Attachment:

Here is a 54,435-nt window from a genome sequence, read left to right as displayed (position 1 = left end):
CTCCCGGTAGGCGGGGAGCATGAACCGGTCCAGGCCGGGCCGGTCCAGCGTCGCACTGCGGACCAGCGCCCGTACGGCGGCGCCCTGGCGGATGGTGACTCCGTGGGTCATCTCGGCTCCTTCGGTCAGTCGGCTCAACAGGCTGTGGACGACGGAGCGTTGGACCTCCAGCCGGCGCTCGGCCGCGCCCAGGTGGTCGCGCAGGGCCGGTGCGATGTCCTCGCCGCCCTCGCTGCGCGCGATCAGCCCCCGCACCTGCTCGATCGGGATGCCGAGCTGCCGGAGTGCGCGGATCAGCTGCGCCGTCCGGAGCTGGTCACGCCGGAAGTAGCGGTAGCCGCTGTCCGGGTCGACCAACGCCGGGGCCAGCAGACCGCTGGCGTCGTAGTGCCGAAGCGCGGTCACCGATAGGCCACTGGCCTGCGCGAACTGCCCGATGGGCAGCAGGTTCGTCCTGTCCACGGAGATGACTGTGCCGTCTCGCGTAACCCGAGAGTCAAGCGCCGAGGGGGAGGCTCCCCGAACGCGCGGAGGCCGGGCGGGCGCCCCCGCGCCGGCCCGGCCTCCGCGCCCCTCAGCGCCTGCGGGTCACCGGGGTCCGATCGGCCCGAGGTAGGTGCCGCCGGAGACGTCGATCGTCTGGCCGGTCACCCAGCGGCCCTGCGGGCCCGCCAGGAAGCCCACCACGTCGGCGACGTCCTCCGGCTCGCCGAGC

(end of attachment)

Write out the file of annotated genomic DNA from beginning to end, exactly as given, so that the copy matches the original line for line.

Here is a 54,435-nt window from a genome sequence, read left to right as displayed (position 1 = left end):
CTCCCGGTAGGCGGGGAGCATGAACCGGTCCAGGCCGGGCCGGTCCAGCGTCGCACTGCGGACCAGCGCCCGTACGGCGGCGCCCTGGCGGATGGTGACTCCGTGGGTCATCTCGGCTCCTTCGGTCAGTCGGCTCAACAGGCTGTGGACGACGGAGCGTTGGACCTCCAGCCGGCGCTCGGCCGCGCCCAGGTGGTCGCGCAGGGCCGGTGCGATGTCCTCGCCGCCCTCGCTGCGCGCGATCAGCCCCCGCACCTGCTCGATCGGGATGCCGAGCTGCCGGAGTGCGCGGATCAGCTGCGCCGTCCGGAGCTGGTCACGCCGGAAGTAGCGGTAGCCGCTGTCCGGGTCGACCAACGCCGGGGCCAGCAGACCGCTGGCGTCGTAGTGCCGAAGCGCGGTCACCGATAGGCCACTGGCCTGCGCGAACTGCCCGATGGGCAGCAGGTTCGTCCTGTCCACGGAGATGACTGTGCCGTCTCGCGTAACCCGAGAGTCAAGCGCCGAGGGGGAGGCTCCCCGAACGCGCGGAGGCCGGGCGGGCGCCCCCGCGCCGGCCCGGCCTCCGCGCCCCTCAGCGCCTGCGGGTCACCGGGGTCCGATCGGCCCGAGGTAGGTGCCGCCGGAGACGTCGATCGTCTGGCCGGTCACCCAGCGGCCCTGCGGGCCCGCCAGGAAGCCCACCACGTCGGCGACGTCCTCCGGCTCGCCGAGC